Yushchenko signed a decree late Monday abolishing the Kiev District Court, replacing it with two administrative courts, after the court ruled in favor of a lawsuit filed by the Yulia Tymoshenko Bloc Saturday against the president and the Central Election Commission (CEC) and overturned the presidential decree to dissolve parliament.
The secretariat of President Yushchenko filed an appeal later Saturday against the ruling.
The Kiev Prosecutor's Office has launched a criminal case against the Kiev judge who ruled to suspend the decree on allegations of knowingly passing an unlawful ruling.
The country's pro-Western ruling coalition collapsed on September 3 when the pro-presidential Our Ukraine withdrew from the alliance after Tymoshenko's bloc joined with the opposition Party of Regions, led by Russia-friendly Viktor Yanukovych, to approve legislation substantially cutting presidential powers. Yushchenko called the move a "constitutional coup."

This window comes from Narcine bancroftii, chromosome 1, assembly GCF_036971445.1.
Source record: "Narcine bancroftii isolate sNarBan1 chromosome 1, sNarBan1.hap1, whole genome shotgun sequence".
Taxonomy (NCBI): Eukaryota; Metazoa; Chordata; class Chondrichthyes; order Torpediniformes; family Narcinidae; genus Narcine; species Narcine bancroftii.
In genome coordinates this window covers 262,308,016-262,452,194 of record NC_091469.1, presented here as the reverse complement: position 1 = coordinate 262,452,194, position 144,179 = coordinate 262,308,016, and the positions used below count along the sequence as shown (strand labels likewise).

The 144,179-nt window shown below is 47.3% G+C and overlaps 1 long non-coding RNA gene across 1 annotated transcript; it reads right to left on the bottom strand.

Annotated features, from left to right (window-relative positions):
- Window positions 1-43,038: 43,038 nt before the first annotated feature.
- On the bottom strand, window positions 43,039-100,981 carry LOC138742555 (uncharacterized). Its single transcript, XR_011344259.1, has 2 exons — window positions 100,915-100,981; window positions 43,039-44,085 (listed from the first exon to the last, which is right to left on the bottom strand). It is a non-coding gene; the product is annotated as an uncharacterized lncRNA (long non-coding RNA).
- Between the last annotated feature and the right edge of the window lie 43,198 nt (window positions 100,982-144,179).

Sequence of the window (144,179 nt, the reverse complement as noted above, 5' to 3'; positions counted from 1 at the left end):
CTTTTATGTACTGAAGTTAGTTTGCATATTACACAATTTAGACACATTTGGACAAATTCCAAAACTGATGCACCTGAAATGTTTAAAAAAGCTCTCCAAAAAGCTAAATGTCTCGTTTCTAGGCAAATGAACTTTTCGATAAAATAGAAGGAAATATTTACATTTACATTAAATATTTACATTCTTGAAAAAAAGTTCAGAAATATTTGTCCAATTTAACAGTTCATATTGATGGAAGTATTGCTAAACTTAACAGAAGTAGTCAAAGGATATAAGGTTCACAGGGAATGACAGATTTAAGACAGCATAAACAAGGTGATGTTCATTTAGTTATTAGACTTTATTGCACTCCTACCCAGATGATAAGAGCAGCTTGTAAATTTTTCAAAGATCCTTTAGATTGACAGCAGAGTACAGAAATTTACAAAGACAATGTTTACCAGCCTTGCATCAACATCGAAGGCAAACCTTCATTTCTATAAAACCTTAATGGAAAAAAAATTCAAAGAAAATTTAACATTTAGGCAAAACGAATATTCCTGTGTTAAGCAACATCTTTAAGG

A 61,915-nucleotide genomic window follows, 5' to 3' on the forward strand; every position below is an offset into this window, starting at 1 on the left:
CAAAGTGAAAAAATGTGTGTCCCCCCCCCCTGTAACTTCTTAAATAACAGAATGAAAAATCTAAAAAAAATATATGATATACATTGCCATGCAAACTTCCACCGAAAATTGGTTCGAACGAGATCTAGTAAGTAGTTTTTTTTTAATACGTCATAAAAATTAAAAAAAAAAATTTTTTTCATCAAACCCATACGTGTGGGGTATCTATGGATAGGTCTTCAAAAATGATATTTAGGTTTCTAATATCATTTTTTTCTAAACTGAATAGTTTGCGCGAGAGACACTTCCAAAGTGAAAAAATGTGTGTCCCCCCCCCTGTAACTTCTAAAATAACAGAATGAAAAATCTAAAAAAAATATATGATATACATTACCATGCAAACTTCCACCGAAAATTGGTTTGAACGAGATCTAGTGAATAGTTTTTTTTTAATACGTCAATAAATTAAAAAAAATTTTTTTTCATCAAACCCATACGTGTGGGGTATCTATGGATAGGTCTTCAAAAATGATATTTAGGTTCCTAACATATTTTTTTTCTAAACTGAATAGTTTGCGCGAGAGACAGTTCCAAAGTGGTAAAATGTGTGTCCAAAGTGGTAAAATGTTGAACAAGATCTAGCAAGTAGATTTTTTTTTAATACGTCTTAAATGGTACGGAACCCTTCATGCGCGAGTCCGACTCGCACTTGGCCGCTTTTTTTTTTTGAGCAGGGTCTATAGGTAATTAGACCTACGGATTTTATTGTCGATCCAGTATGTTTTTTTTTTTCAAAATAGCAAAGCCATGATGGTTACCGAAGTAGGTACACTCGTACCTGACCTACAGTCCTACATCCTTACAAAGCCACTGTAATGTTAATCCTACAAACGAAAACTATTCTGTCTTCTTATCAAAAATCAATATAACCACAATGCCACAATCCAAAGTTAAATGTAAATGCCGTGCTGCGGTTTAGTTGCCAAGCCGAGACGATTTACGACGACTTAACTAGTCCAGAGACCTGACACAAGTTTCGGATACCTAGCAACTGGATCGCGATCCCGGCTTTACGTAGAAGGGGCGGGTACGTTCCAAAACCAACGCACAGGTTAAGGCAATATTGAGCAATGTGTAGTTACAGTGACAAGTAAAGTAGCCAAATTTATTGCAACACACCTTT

Under the Ukrainian constitution, the president can dissolve parliament and call early elections if no majority coalition is formed within 30 days.
The coalition was officially dissolved on September 16 and, according to the Ukrainian law, elections must take place 60 days after parliament has been dissolved.
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The British experience can be instructive for Russia. London retains its British Commonwealth if it wants to use this as a foundation for integration in the future. That’s a valuable lesson for Russian experts who are calling for an end to “ineffective” associations like the CIS, the Russian World and others.